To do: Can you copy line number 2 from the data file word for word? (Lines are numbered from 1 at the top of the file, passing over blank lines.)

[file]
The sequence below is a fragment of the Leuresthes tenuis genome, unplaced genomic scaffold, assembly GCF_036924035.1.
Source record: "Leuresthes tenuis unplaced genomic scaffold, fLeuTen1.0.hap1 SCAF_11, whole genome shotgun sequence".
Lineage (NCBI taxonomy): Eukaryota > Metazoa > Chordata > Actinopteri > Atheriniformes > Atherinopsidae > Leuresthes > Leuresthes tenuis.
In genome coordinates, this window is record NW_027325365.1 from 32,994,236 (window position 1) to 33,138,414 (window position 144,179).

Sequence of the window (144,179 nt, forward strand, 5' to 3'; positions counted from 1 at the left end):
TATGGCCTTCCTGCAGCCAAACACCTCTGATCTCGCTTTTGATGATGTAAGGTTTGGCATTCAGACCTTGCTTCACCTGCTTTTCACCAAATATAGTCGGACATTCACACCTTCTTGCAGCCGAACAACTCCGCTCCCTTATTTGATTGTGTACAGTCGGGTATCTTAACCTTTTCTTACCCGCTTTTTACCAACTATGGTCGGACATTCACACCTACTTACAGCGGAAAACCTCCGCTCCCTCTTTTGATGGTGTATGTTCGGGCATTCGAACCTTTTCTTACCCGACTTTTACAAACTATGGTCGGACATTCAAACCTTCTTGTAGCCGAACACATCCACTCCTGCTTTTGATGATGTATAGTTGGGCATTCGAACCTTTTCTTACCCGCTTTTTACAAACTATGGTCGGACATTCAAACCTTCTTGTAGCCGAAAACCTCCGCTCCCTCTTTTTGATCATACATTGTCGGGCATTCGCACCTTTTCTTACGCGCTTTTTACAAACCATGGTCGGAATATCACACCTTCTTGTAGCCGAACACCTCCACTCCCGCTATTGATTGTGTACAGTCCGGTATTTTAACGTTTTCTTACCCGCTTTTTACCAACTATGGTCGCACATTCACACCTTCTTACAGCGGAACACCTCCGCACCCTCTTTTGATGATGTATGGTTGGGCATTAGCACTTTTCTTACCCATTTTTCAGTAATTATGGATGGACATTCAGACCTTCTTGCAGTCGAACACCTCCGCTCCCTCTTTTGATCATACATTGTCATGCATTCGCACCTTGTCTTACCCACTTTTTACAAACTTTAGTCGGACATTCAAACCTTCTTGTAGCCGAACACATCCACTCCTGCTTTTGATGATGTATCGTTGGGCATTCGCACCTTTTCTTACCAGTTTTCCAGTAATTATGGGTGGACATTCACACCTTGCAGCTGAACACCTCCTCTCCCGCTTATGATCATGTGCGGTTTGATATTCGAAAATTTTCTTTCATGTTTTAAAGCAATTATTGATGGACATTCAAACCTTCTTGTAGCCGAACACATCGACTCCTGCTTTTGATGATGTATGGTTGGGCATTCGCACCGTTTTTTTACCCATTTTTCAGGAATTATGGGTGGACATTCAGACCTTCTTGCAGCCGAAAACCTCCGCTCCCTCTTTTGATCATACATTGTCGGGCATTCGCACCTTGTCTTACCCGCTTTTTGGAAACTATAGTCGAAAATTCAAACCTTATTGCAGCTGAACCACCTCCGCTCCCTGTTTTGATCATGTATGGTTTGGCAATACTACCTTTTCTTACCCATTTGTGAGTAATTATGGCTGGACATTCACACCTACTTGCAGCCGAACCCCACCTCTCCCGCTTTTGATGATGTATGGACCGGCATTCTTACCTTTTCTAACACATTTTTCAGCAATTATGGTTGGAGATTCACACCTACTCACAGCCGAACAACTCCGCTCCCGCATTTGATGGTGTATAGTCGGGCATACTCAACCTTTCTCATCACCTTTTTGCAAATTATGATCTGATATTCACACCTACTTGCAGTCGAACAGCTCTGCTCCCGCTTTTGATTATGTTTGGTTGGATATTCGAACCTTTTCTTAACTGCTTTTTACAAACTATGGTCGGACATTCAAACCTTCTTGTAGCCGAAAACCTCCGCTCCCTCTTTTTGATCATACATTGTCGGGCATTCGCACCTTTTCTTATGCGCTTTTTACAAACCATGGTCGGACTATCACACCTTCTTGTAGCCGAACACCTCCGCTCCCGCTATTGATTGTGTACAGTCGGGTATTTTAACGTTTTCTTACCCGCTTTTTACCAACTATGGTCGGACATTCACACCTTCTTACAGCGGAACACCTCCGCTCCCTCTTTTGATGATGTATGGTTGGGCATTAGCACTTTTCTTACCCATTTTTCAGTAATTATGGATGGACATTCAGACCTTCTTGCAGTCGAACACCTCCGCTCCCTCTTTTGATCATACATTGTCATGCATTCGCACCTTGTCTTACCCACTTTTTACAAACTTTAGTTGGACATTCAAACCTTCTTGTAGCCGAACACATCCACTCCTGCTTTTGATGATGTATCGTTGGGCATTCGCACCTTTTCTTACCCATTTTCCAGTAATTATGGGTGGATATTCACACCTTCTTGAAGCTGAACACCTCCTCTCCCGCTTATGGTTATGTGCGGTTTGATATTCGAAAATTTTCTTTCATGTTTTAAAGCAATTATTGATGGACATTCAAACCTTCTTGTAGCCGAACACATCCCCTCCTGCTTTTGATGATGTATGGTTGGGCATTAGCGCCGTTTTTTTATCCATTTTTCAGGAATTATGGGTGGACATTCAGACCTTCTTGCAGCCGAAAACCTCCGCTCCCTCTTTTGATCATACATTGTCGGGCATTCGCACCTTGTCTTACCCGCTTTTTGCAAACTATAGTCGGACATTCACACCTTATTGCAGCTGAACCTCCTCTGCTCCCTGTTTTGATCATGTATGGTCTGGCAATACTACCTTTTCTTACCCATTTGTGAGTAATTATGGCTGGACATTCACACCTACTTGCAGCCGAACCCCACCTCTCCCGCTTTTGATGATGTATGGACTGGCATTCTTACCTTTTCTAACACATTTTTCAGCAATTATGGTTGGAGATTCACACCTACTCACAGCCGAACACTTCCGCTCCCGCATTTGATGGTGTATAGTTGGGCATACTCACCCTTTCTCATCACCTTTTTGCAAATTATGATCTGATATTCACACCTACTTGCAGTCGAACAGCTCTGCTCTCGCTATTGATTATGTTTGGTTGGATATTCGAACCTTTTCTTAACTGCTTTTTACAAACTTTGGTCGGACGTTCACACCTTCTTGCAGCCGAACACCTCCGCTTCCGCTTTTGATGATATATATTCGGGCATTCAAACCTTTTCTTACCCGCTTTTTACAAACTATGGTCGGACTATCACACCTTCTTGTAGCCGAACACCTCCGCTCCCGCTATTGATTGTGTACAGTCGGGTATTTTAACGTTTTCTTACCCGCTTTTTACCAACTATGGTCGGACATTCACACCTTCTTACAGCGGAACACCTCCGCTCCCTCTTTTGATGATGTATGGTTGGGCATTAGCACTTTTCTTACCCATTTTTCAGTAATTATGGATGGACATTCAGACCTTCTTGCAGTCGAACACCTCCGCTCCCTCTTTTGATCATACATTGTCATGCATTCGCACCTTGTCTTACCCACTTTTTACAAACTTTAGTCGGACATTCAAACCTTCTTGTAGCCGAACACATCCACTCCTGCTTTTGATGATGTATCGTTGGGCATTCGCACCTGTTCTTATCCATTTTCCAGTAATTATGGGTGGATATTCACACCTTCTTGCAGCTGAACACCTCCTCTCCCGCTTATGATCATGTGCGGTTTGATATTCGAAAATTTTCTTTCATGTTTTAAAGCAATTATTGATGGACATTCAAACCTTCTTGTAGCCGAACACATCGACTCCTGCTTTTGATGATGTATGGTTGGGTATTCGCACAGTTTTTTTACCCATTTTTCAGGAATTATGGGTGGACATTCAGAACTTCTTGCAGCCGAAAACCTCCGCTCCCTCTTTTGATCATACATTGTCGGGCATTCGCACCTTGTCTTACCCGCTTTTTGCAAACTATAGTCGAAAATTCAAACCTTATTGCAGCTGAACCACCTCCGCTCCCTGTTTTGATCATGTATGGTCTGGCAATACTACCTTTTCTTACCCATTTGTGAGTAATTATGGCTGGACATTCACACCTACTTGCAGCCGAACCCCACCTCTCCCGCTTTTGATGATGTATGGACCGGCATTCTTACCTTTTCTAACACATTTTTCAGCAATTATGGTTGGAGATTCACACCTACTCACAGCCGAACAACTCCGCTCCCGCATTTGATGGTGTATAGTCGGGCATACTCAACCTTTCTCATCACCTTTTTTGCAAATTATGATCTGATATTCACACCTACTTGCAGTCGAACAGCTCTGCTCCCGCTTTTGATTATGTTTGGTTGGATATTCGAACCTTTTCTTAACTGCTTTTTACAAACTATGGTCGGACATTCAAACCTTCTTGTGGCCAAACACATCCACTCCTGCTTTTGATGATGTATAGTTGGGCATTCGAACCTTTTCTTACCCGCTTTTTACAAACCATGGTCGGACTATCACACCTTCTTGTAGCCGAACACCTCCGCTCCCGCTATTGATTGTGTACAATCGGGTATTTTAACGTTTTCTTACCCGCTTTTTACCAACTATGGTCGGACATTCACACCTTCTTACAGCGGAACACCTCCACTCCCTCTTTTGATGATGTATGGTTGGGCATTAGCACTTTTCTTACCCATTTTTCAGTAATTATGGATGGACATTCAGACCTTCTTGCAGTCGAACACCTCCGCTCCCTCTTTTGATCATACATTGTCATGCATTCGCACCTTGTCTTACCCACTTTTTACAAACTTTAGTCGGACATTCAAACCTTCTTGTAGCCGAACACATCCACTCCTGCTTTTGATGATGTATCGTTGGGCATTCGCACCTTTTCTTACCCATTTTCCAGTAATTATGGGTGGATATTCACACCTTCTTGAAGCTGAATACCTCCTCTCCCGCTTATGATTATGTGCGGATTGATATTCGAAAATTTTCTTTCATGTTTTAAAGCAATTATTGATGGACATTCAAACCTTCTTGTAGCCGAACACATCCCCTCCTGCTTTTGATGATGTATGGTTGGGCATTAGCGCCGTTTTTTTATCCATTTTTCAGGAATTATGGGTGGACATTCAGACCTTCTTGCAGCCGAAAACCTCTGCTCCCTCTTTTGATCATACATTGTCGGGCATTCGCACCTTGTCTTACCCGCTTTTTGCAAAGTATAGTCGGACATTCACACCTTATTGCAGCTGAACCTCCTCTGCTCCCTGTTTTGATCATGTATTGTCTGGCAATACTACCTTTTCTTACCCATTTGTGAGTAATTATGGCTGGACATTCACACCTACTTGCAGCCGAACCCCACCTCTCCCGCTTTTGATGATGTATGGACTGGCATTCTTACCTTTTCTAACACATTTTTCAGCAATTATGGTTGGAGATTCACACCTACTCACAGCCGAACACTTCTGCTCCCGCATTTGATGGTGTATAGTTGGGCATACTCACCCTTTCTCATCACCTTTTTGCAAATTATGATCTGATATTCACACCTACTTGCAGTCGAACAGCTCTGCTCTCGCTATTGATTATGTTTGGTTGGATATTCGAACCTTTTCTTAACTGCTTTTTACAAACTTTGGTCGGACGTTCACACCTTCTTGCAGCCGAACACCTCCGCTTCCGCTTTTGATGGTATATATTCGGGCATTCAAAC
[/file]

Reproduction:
Source record: "Leuresthes tenuis unplaced genomic scaffold, fLeuTen1.0.hap1 SCAF_11, whole genome shotgun sequence".